For years, running has been seen as the holy grail of fitness, and it’s easy to understand why. It improves your aerobic fitness and cardiovascular system, and can help prevent heart failure, diabetes, and other diseases. Running will make you feel great and help you lose weight.
Media and health professionals encourage everyone to get out running if possible, and it’s a good thing … except when it isn’t. A problem arises when a person begins a programme of intense running without incorporating any other health or fitness routines.
Myth 1: Running makes you 100% healthy and will keep you out of physio or the Dr’s office
Fact: while running is great for your health, it only works one key system of your body. If you’re only running, your neglecting the other systems, which isn’t the true path to holistic health.
Running non-stop all the time without resting your body between sessions leads to strained muscles, musculoskeletal tension, and injuries. Cross training helps you to train the muscles in your body that aren’t activated during running.
By swapping out some of your running sessions for strength and flexibility training, you’ll achieve better all-round health, obtain less injuries, and you’ll actually find your overall fitness improves.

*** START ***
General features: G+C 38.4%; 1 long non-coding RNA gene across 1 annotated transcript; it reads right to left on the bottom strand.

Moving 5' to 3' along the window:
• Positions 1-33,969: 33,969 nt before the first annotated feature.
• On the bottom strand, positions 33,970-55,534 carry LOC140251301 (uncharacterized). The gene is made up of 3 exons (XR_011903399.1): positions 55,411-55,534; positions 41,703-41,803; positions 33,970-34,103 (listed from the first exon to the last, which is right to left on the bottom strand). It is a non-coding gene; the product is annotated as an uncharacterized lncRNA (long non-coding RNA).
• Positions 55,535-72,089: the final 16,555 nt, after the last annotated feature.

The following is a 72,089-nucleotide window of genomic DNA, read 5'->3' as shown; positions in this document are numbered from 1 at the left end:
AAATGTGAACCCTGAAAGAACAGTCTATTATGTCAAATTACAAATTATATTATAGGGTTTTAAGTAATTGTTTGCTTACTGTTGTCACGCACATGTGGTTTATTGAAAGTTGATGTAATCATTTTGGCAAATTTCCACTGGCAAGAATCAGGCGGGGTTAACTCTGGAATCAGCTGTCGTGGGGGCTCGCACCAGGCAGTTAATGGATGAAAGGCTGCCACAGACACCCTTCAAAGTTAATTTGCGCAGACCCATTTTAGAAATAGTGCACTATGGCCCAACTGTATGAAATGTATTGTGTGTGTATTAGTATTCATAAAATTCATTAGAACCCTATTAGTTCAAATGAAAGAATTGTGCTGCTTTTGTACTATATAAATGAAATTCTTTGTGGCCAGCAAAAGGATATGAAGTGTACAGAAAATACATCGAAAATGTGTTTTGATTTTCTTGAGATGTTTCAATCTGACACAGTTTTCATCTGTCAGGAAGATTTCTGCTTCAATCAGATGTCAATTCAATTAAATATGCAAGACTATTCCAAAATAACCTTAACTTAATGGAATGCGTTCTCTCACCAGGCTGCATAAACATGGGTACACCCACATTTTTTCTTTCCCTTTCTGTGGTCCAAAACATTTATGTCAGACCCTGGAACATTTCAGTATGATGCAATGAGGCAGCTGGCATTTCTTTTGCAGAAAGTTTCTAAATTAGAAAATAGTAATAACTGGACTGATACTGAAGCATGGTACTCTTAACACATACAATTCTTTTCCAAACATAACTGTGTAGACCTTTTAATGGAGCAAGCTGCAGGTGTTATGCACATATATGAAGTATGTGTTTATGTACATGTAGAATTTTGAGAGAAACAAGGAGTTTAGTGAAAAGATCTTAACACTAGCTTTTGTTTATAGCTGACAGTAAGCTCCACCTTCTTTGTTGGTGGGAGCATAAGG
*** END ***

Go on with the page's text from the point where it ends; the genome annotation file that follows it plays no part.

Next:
Myth 2: If I want to get better at running, I need to run every day
In theory, this seems obvious. In practice, if you focus only on running every single day without resting your body, you may be heading toward what’s known as “overtraining syndrome.” Your muscles don’t have time to recover after a workout, so your performance actually decreases, you get more injuries, you may have disturbed sleep, and you might find yourself feeling bored and depressed about your running.
Rest helps your body to strengthen itself against injury, and recuperate from the strain of your training programme. Make sure you’re getting adequate rest from your training.
Myth 3: Running is the best solution for losing weight
If your goal is weight loss, then you can be forgiven for thinking that running offers the fastest gains. Health professionals frequently recommend running because it’s familiar, and it’s easy to do – all you need is some shoes and a footpath.
There’s no one magic exercise that will get you down to your goal weight. Running is definitely a great tool, but used in isolation it will eventually stop being as effective. If you combine running with strength training and a nutritious diet, you’ll soon start to see lasting results.
If you want a personalised training program that will help you gain full-body fitness in a holistic way, come chat to the team at The Corrective Clinic today.